Power crisis looming in Palawan

September 14, 2022

The off-grid island of Palawan has been plagued by persistent power interruptions due to unstable power supply, but the situation may worsen once Delta Power, Inc., the first private power provider in Puerto Princesa City, suspends its services due to unsettled payments.

During a public hearing on Wednesday, Senate Committee on Energy chairman Raffy Tulfo said Palawan might have to raise an emergency power alert due to Delta Power’s potential exit from the province.

Puerto Princesa City Mayor Lucilo Bayron said Delta Power informed his office last 12 September that it will only provide power to the province until the end of the month following the pending payment of a P500 million subsidy for a universal charge for missionary electrification.

“Now, they cannot even buy bunker oil… This only shows that the problem with our power supply is serious,” the mayor said.

However, National Power Corporation OIC Melchor Ridulme argued that he only sees less than P100 million billing from Delta Power. He said he has to check for other billings to make up for the assumed pending payment.

Ridulme said the NPC will ask the Energy Regulatory Commission to look into what is missing in the billing, adding that the agency only pays for what was billed first. If Delta Power’s P500 million bill is really with the ERC, the agency will plead for staggered payment because they cannot pay it in one go, he said.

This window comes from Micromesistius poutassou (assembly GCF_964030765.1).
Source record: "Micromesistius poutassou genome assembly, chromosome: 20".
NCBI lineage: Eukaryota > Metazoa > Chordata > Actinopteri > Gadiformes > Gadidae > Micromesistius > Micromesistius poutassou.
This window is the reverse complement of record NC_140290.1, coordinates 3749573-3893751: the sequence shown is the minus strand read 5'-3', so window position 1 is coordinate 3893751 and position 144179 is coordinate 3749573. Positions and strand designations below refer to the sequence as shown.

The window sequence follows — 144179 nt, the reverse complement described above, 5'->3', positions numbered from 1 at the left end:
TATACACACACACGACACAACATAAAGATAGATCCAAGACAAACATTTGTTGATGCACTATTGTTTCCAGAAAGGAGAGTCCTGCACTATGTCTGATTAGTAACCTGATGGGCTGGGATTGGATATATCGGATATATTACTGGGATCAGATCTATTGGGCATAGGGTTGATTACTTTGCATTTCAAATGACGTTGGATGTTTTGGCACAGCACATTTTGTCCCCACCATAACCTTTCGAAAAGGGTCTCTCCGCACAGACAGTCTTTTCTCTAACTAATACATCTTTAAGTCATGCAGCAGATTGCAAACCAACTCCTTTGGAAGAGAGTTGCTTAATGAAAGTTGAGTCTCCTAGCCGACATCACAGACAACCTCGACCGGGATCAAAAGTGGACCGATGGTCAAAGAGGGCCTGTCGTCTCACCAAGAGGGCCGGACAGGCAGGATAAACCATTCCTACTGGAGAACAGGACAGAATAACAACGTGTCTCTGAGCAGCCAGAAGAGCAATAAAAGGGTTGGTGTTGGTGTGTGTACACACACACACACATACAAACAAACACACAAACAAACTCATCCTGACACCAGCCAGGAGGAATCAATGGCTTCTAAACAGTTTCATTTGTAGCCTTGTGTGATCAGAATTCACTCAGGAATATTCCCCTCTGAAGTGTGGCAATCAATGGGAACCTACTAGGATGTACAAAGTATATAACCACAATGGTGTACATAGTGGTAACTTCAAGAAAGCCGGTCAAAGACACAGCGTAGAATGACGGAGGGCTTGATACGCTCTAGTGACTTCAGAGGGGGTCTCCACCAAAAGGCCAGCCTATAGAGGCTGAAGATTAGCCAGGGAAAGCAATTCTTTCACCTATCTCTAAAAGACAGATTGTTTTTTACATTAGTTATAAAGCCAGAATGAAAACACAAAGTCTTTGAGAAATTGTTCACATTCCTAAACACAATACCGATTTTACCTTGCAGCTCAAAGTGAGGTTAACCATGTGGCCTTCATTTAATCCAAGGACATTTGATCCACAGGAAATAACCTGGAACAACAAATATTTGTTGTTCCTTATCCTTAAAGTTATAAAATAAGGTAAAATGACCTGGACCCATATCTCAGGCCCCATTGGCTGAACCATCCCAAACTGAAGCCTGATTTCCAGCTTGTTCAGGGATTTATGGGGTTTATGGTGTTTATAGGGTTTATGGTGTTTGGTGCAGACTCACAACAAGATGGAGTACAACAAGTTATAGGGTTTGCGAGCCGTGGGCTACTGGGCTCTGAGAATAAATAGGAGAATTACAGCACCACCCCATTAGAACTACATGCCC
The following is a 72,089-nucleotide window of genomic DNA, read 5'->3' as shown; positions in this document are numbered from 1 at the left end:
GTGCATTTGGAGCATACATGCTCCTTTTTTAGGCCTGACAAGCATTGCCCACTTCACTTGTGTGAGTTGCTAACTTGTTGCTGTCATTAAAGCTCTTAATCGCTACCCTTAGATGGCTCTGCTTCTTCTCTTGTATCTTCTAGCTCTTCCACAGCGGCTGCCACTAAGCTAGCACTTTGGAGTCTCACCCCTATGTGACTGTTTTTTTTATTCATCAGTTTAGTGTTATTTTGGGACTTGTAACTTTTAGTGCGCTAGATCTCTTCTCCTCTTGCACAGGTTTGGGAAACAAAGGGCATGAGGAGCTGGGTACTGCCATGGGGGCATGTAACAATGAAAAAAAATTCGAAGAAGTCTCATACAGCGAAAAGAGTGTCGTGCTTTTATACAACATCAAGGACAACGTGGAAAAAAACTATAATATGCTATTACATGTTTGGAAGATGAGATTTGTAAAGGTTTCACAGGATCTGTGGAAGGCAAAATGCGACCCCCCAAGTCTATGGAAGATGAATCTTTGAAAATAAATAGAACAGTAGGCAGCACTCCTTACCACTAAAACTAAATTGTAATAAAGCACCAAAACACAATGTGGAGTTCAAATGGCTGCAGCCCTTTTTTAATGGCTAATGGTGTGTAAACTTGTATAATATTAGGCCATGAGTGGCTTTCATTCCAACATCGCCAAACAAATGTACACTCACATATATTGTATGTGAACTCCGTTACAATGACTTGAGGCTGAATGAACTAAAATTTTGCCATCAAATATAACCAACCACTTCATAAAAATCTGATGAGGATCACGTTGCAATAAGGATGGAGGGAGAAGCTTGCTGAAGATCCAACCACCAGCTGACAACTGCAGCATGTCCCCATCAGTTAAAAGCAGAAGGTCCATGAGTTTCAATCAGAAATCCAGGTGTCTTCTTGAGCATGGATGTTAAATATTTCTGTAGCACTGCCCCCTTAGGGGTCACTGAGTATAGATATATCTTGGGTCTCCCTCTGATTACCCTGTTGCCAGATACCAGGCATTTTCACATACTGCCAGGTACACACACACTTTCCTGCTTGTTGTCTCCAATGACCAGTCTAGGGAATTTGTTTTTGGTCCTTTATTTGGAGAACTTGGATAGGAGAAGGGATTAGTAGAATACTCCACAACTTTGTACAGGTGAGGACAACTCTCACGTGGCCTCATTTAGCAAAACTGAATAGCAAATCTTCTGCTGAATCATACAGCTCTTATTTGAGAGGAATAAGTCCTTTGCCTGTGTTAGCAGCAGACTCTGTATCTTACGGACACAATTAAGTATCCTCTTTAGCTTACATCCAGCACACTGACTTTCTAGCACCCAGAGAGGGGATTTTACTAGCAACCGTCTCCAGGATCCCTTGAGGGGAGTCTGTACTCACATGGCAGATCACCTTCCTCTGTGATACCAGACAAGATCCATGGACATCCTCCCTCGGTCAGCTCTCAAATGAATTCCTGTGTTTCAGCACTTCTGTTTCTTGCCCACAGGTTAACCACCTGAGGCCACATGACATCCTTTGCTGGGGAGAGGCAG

Under Republic Act 9136, the NPC is mandated to perform the missionary electrification function through the Small Power Utilities Group, which is responsible for providing power generation and its associated power delivery systems in areas that are not connected to the transmission system.

Missionary electrification should be funded from the revenues from sales in the missionary areas and from the Universal Charge to be collected from all electricity end-users as determined by the ERC.

In response, Delta Power Regulatory and Industry Affairs Senior AVP Joseph Lua argued that the company’s NPC billing has been pending since March 2022.

Lua, however, assured that Delta Power will “find a way” to stretch their money and take loans because the company does not want to leave the people of Puerto Princesa without electricity.

Delta Power, established in 2002, is jointly owned by Gigawatt Power, Inc. and Vivant Energy Corporation, a wholly owned subsidiary of Vivant Corporation.

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